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Linux Newbie Administrator Guide

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4.4.4 How do I print symbols on the console, in a text mode application, and in X?

The procedure described here may give me fast access to the PC extended character set (codes 128-255) and is quite portable in the PC world: it works in MS Windows, DOS (if you have an ANSI driver installed), and inside any text mode Linux application (including right on the shell command line). I found it was worth my time to memorize the codes for the few characters I tend to use the most.

It works like this. Make sure that <NumLock> is on. Then press <Alt> and hold it. While <Alt> is pressed, key in on the numeric keypad these four digits: 0181. Now release <Alt> and the Greek letter mu "µ" appears. I find quite useful the following characters from the PC character set encoding: 176 ° (degree), 177 ± (plus minus), 178 ² (square), 179 ³ (power 3), 181 µ (Greek mu), 0183 · (multiplication sign), 232 è (French accent agrave), 233 é (French accent aigu) 228 ä (German a-umlaut), 243 ó (Polish u-zamkniete), 248 ø (Scandinavian o-bar) 252 ü (German u-umlaut). Some other characters are also possible, here is the full listing:

128 ? 147 ? 166 ¦ 185 ¹ 204 Ì 223 ß 242 ò

129 ? 148 ? 167 § 186 º 205 Í 224 à 243 ó

130 , 149 * 168 ¨ 187 » 206 Î 225 á 244 ô

131 f 150 - 169 © 188 ¼ 207 Ï 226 â 245 õ

132 ? 151 - 170 ª 189 ½ 208 Ð 227 ã 246 ö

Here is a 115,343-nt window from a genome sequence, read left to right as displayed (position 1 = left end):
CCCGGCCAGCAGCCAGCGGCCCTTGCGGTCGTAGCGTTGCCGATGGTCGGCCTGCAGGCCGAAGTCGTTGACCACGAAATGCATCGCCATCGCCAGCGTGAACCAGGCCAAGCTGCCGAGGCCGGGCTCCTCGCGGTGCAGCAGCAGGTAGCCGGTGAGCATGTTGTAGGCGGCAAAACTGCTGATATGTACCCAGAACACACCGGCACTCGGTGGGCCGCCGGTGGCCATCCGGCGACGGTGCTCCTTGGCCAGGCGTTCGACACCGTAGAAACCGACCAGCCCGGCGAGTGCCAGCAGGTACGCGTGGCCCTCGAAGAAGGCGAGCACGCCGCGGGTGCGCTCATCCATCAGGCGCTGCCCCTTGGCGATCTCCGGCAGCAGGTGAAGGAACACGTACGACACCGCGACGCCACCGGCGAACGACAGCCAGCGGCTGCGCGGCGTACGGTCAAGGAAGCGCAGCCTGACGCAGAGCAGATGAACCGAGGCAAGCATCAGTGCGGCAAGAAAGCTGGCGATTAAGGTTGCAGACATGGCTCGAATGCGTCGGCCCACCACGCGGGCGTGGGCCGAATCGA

133 ? 152 ~ 171 « 190 ¾ 209 Ñ 228 ä 247 ÷

134 ? 153 ? 172 ¬ 191 ¿ 210 Ò 229 å 248 ø

135 ? 154 s 173 ­ 192 À 211 Ó 230 æ 249 ù

136 ^ 155 > 174 ® 193 Á 212 Ô 231 ç 250 ú

137 ? 156 ? 175 ¯ 194 Â 213 Õ 232 è 251 û

138 S 157 ? 176 ° 195 Ã 214 Ö 233 é 252 ü

139 < 158 ? 177 ± 196 Ä 215 × 234 ê 253 ý

140 ? 159 Y 178 ² 197 Å 216 Ø 235 ë 254 þ

141 ? 160 179 ³ 198 Æ 217 Ù 236 ì 255 ÿ

142 ? 161 ¡ 180 ´ 199 Ç 218 Ú 237 í

143 ? 162 ¢ 181 µ 200 È 219 Û 238 î

144 ? 163 £ 182 ¶ 201 É 220 Ü 239 ï

145 ? 164 ¤ 183 · 202 Ê 221 Ý 240 ð

146 ? 165 ¥ 184 ¸ 203 Ë 222 Þ 241 ñ

Now, if I really want to, I can have a file with a name µm·°C±b³. MS Windows, DOS ANSI, and Unicode differ slightly in some of the above characters, but the useful "core" remains the same. See http://www.hclrss.demon.co.uk/demos/ansi.html if you want to know the details of the differences. Linux uses the Unicode standard.

Under X, the above key combinations will not work. But I may use:

kcharselect&

or

gcharmap&

to select a Unicode character and copy it into my application. Not all Unicode characters are available yet, but many are. From Unicode pages other than page 0, the characters may display or not, depending on your application and the availability of the glyph in your font. For example, I can surely use the following characters in most KDE applications (if they display on your browser, depends on your browser AND the availability of a suitable Unicode font):

Greek (Unicode page 3, char 913 to 969): ???????????? ????????????????? ????????????????? ???????????

Russian: (Unicode page 4, chars 1040 to 1103): ????????? ????????????? ????????????? ????????????? ?????????????? ??

and many others. You can find

* License

* Linux Newbie Administrator Guide Index

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